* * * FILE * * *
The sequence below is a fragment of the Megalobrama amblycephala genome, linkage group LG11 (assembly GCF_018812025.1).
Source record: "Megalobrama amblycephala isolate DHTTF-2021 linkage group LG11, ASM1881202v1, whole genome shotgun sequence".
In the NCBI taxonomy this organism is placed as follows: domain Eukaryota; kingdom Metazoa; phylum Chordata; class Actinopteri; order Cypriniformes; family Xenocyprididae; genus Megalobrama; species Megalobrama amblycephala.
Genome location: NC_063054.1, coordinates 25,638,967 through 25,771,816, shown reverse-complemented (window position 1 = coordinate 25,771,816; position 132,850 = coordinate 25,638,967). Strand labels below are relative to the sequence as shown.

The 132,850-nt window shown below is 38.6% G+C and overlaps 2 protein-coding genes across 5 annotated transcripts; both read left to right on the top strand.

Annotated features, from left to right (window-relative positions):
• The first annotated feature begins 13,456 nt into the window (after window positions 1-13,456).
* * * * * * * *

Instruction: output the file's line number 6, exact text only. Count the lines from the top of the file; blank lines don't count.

Annotated features, from left to right (window-relative positions):